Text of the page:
Steve Irwin dead
The naturalist and television star Steve Irwin has died in a diving accident in far north Queensland. He was 44.
Police say he was stung through the heart by a stingray while diving off Port Douglas.
He was filming a documentary when the accident occurred around midday AEST near the Low Isles.
A helicopter arrived with paramedics on board to try to resuscitate him, but it was too late.
Irwin, who was was born in Victoria in 1962, inherited his love of reptiles from his father.
His father Bob was a keen reptile enthusiast and moved the family to Queensland in 1970 to open a small reptile park on the Sunshine Coast.
Irwin took over the family business in 1991 and grew it into Australia Zoo.
In 1992 he ventured into television, making the first series of the Crocodile Hunter.
When the program aired in the United States, he shot to international fame.
Irwin is survived by his wife Terri and two children.
In 2003, he spoke to the ABC's Australian Story about how he was perceived in his country.
"When I see what's happened all over the world, they're looking at me as this very popular, wildlife warrior Australian bloke," he said.
"And yet back here in my own country, some people find me a little bit embarrassing.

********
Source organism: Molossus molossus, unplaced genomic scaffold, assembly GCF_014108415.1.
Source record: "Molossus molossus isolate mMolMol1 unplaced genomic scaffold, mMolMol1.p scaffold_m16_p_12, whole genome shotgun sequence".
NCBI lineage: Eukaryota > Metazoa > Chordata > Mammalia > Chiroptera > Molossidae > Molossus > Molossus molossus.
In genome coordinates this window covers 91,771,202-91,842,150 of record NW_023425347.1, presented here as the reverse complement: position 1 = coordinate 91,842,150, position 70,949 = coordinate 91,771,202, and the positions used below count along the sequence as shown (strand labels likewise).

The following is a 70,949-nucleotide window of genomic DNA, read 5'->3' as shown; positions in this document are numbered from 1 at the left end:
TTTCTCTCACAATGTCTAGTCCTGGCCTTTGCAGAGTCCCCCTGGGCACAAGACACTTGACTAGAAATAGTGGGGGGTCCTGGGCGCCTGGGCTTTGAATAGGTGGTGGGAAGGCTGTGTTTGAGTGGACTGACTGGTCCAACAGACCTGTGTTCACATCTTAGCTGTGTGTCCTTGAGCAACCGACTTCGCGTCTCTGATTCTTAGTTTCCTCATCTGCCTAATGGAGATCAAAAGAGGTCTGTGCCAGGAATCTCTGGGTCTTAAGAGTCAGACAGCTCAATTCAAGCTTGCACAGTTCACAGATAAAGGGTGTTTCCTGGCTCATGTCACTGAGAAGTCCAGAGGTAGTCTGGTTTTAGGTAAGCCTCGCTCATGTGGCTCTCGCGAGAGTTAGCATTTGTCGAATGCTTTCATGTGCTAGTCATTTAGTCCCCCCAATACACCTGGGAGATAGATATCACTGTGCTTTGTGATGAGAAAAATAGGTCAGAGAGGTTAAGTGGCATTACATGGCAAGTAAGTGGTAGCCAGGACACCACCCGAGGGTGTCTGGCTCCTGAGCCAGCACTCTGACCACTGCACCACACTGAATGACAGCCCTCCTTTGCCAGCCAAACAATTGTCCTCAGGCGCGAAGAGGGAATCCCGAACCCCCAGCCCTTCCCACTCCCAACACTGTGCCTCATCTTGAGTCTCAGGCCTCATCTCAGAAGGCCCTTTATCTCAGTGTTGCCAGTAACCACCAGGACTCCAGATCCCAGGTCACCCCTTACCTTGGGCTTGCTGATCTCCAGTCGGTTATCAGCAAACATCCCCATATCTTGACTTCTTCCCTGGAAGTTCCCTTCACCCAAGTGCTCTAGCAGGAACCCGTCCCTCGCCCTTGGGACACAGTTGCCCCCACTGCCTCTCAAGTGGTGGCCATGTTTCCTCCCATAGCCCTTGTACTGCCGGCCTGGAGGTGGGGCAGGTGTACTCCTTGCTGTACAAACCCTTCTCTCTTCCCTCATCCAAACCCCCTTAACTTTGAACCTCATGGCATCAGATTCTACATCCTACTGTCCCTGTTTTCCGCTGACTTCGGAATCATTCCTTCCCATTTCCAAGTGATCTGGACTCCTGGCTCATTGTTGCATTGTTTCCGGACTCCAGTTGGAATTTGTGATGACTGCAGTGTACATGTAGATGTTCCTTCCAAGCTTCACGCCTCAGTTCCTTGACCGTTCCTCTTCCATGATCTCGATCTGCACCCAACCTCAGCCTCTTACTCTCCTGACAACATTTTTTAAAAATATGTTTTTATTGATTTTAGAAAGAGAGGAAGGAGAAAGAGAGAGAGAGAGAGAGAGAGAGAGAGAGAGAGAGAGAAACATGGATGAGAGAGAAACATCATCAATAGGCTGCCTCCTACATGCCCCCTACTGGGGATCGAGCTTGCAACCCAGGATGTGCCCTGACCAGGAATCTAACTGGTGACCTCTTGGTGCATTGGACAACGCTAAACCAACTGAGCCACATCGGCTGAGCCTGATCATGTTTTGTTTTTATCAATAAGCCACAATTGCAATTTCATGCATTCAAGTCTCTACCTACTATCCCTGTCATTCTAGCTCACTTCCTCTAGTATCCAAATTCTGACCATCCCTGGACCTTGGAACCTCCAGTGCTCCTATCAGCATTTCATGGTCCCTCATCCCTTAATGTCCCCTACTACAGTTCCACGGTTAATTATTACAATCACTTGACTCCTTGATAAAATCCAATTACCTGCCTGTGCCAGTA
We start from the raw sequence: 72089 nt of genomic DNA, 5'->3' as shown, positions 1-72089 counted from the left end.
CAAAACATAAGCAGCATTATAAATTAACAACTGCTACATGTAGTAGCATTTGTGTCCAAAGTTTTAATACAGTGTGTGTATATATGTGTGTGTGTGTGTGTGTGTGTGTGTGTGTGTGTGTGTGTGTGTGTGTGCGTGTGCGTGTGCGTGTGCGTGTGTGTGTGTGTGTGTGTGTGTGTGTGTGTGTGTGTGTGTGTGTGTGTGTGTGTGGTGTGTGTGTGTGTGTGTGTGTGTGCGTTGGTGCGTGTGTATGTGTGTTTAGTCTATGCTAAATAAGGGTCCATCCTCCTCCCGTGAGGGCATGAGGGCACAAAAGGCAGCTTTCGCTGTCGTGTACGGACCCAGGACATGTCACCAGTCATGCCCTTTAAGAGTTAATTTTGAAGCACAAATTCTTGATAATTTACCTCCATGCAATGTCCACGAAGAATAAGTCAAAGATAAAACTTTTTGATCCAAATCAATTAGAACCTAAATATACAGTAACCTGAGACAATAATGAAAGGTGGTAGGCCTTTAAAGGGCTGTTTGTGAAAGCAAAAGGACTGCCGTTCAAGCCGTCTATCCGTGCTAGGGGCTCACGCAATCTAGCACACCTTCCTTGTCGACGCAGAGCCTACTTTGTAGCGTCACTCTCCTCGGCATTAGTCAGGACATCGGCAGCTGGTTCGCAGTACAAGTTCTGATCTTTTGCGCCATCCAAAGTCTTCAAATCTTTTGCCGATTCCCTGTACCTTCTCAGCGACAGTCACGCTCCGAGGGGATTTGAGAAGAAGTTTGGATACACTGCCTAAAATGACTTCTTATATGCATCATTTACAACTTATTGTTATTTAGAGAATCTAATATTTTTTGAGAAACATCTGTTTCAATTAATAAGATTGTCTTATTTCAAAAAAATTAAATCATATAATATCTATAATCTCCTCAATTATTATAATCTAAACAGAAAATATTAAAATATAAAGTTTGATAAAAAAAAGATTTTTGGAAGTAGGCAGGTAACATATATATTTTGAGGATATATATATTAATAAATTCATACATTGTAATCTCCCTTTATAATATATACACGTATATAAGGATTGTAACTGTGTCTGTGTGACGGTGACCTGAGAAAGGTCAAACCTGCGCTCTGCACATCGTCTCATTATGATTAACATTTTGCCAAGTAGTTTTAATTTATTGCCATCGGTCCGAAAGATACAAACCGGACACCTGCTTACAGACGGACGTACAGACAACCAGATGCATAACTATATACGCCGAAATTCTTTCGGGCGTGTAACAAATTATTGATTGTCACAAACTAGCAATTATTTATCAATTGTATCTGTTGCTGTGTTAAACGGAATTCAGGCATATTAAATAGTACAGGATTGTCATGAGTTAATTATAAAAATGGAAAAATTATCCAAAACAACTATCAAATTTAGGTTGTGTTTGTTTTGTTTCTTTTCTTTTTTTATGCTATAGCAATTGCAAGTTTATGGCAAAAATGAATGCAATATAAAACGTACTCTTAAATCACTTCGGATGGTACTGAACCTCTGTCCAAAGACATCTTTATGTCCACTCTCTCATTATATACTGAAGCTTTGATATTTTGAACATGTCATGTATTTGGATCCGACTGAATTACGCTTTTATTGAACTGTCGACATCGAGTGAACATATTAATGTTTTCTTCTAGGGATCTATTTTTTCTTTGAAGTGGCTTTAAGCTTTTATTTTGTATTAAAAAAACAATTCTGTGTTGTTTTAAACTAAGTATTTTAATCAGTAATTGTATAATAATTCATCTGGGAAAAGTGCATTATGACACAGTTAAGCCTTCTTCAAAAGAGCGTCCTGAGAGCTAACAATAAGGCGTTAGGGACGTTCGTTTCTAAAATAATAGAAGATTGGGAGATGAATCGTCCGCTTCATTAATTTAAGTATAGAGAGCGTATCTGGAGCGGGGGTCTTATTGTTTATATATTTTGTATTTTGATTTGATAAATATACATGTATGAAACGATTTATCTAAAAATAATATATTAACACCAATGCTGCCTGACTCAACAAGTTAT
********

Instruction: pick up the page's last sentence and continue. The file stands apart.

"You know, there's this... they kind of cringe, you know, 'cause I'm coming out with 'Crikey' and 'Look at this beauty'.
"Just say what you're gonna say, mate. You know, is it a cultural cringe? Is it, they actually see a little bit of themselves when they see me, and they find that a little embarrassing?
"I'm fair dinkum, like kangaroos and Land Cruisers, winged keels and bloody flies! I think we've lost all that. I think we've all become very, sort of, money people."
He also spoke of his love for surfing.
"You get out there, it's just you against the waves.
"There's no paparazzi, there's no fan base, and it gives me a chance to recuperate and regenerate.
"I think I've actually got animals so genetically inside me that there's no way I could actually be anything else.
"I think my path would have always gone back to or delivered me to wildlife. I think wildlife is just like a magnet, and it's something that I can't help."